Loathing of the Bush administration among organised labour has aided USLAW's recruitment. George Bush "was already viewed as anti-worker and anti-union, and the fear of what he would do in office was already so palpable that it was not so difficult to convince organised labour that the war was part of his plan to hurt working people and reward corporate interests". In addition, USLAW's "concrete connection to the Iraqi labour movement" gave the organisation "enormous credibility". Hearing from Iraqi union leaders firsthand during USLAW-organised speaking tours of the US had a "powerful impact".
In regards to the 2008 presidential election, USLAW is asking its affiliates to "push candidates to explain their positions on the war, plan and timetable for getting troops and contractors out, dismantling of US military bases, etc." and publicise their responses, and to present a slide-show presentation, The Costs of War, wherever possible to illustrate the connection between "the huge costs of war and the unmet needs of families and communities". "Our goal is to keep the war as front and centre as possible in all union endorsement decisions, campaign support and voter education."
Black said that "all of us in the labour movement will be working feverishly to elect Democrats at the Congressional and presidential levels" but USLAW members "have few illusions that electing a Democratic president will mean an immediate end to the war and a withdrawal of all troops".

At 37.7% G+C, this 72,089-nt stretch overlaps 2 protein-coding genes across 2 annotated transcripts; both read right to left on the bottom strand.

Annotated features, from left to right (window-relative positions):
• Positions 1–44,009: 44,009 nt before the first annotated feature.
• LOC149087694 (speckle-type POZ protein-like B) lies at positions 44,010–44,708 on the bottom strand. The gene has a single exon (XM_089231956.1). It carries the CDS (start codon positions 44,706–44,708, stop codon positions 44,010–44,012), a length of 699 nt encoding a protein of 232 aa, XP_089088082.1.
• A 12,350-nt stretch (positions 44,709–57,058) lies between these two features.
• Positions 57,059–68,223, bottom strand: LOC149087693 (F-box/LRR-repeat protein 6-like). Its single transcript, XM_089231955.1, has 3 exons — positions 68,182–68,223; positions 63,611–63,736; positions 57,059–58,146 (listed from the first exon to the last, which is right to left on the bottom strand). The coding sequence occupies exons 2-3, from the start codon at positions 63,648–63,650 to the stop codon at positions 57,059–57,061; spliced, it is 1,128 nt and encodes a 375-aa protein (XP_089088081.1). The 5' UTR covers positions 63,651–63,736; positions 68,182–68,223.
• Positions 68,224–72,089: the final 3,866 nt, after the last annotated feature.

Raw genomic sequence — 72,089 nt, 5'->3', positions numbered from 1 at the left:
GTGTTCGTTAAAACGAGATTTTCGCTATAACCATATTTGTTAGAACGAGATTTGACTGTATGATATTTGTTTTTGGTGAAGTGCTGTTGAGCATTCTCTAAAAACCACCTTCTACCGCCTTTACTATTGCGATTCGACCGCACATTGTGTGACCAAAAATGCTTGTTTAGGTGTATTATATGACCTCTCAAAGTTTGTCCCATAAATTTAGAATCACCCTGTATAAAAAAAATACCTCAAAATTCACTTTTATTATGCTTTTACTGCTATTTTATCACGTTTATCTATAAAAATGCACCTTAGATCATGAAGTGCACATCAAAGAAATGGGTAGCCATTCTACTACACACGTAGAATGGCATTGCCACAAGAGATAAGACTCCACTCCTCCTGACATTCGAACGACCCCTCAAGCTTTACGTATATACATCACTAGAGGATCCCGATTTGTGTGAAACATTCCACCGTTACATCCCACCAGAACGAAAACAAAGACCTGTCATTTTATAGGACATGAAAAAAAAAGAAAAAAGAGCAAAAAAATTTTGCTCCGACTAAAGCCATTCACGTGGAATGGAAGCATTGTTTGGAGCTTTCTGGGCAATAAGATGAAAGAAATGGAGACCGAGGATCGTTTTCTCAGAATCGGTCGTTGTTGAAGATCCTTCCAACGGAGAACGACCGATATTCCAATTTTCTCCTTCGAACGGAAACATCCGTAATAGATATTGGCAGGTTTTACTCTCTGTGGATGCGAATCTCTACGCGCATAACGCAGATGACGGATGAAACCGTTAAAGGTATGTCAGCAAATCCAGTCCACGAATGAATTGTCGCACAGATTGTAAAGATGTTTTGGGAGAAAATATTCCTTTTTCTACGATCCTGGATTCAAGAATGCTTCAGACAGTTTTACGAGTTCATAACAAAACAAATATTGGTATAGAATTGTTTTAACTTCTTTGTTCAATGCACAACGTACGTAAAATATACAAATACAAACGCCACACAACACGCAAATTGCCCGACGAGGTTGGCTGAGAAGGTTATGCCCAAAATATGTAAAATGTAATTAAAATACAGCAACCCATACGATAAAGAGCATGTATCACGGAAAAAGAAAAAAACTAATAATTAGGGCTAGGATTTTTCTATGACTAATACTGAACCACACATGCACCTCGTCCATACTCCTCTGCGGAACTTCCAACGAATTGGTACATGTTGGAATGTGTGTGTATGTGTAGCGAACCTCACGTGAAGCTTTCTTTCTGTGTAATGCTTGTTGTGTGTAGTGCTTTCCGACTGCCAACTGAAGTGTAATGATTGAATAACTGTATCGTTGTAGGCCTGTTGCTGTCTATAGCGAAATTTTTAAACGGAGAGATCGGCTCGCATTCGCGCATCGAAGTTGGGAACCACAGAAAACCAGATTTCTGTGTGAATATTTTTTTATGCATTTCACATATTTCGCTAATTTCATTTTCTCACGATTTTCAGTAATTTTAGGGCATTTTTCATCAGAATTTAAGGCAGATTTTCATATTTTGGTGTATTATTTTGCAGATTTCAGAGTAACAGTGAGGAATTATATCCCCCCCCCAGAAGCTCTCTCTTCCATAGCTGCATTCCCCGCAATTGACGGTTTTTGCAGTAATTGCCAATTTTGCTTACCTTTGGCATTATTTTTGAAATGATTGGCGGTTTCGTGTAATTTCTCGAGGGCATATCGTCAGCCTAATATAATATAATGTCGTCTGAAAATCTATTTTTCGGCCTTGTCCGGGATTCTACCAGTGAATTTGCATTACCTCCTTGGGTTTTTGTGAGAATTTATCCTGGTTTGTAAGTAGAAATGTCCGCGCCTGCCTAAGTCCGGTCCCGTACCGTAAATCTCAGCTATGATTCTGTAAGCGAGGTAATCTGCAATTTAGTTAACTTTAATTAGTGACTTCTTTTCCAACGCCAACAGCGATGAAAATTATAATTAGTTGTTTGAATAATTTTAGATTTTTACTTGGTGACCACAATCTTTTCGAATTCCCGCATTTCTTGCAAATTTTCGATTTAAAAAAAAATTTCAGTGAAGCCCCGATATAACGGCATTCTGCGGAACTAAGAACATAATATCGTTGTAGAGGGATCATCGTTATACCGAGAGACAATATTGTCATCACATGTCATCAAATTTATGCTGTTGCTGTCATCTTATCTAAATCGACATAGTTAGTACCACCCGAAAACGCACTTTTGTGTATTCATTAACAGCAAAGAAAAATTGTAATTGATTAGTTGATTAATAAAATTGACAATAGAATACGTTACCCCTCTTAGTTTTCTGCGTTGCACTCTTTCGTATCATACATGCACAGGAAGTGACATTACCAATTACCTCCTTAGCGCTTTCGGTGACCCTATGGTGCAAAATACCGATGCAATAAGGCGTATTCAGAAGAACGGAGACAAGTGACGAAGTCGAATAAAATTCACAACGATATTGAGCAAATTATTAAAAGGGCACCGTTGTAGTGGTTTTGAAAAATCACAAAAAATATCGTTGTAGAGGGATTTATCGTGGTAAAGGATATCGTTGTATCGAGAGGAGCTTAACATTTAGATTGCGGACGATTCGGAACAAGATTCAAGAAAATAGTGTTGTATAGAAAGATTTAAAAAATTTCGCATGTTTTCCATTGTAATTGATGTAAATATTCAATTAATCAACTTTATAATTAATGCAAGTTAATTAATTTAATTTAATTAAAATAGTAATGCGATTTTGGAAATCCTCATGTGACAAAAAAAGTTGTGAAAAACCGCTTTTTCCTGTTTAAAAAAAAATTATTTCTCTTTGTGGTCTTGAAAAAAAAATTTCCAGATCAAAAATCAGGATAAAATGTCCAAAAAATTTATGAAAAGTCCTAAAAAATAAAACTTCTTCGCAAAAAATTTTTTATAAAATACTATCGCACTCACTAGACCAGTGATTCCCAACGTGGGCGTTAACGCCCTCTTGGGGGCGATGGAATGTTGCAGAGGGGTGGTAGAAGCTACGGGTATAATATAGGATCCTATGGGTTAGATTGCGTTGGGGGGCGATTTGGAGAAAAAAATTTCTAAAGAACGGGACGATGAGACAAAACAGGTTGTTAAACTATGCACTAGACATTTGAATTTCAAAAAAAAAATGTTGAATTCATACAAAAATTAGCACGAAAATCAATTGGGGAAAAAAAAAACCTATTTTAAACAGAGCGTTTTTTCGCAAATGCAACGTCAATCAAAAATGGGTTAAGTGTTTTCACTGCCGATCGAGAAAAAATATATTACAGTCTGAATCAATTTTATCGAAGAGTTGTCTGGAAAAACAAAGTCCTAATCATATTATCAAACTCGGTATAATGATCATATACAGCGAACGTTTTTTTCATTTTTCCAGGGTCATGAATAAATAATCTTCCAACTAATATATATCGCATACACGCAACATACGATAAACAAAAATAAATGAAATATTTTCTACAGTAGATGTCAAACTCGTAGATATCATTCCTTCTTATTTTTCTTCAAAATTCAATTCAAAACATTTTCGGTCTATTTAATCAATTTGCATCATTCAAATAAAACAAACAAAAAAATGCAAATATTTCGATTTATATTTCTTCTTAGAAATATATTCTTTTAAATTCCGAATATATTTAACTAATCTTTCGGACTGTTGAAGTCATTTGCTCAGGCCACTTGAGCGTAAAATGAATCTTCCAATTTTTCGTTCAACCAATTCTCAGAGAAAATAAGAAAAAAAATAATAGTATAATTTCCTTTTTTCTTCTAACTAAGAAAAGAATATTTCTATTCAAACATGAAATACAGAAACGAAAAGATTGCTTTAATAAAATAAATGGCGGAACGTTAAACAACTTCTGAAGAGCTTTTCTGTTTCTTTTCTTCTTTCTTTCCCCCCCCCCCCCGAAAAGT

One of USLAW's priorities for this year is exploring the possibility of a global campaign to defend Iraqis' labour rights. Black said that Iraqi trade unionists need support in the fight for basic labour rights and against an oil law "that would transfer control of Iraq's oil resources to multinational oil corporations". On February 22-23, USLAW and the British Stop the War Coalition will hold public actions in opposition to the oil law.
"We hope that later in the year, we will be able to work with labour organisations around the world for some form of coordinated solidarity effort", Black added. "One way in which the Australian labour movement can be helpful is by adopting resolutions in support of the Iraqi unions and urging their organisations to work within international labour bodies to move the global labour movement on this issue." Another way is by raising funds to support Iraqi unions.
"Throughout history", Black told GLW, "it has been the sons and daughters of the working class who have fought and died in wars, and it is the working class who make the greatest sacrifices. This is true in the US, Iraq and any other country at war." As Eugene V. Debs, leader of the US Socialist Party and a firm friend of labour, noted in his famous Canton, Ohio, speech, delivered on June 16, 90 years ago: "They have always taught and trained you to believe it to be your patriotic duty to go to war and to have yourselves slaughtered at their command. But in all the history of the world you, the people, have never had a voice in declaring war, and strange as it certainly appears, no war by any nation in any age has ever been declared by the people."